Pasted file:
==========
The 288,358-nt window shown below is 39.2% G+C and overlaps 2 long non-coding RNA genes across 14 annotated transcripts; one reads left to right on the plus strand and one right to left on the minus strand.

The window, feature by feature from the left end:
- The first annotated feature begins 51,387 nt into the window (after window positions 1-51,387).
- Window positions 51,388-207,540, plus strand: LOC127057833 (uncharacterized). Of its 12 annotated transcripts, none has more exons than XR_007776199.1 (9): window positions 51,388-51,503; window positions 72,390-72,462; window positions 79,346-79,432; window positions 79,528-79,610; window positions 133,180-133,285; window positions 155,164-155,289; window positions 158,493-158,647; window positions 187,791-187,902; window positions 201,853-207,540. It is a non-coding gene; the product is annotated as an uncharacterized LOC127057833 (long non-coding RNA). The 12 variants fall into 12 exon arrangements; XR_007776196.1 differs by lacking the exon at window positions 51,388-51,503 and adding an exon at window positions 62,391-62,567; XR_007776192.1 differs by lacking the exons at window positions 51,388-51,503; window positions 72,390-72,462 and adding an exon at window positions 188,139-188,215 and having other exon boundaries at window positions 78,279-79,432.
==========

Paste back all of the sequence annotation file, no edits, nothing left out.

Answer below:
The 288,358-nt window shown below is 39.2% G+C and overlaps 2 long non-coding RNA genes across 14 annotated transcripts; one reads left to right on the plus strand and one right to left on the minus strand.

The window, feature by feature from the left end:
- The first annotated feature begins 51,387 nt into the window (after window positions 1-51,387).
- Window positions 51,388-207,540, plus strand: LOC127057833 (uncharacterized). Of its 12 annotated transcripts, none has more exons than XR_007776199.1 (9): window positions 51,388-51,503; window positions 72,390-72,462; window positions 79,346-79,432; window positions 79,528-79,610; window positions 133,180-133,285; window positions 155,164-155,289; window positions 158,493-158,647; window positions 187,791-187,902; window positions 201,853-207,540. It is a non-coding gene; the product is annotated as an uncharacterized LOC127057833 (long non-coding RNA). The 12 variants fall into 12 exon arrangements; XR_007776196.1 differs by lacking the exon at window positions 51,388-51,503 and adding an exon at window positions 62,391-62,567; XR_007776192.1 differs by lacking the exons at window positions 51,388-51,503; window positions 72,390-72,462 and adding an exon at window positions 188,139-188,215 and having other exon boundaries at window positions 78,279-79,432.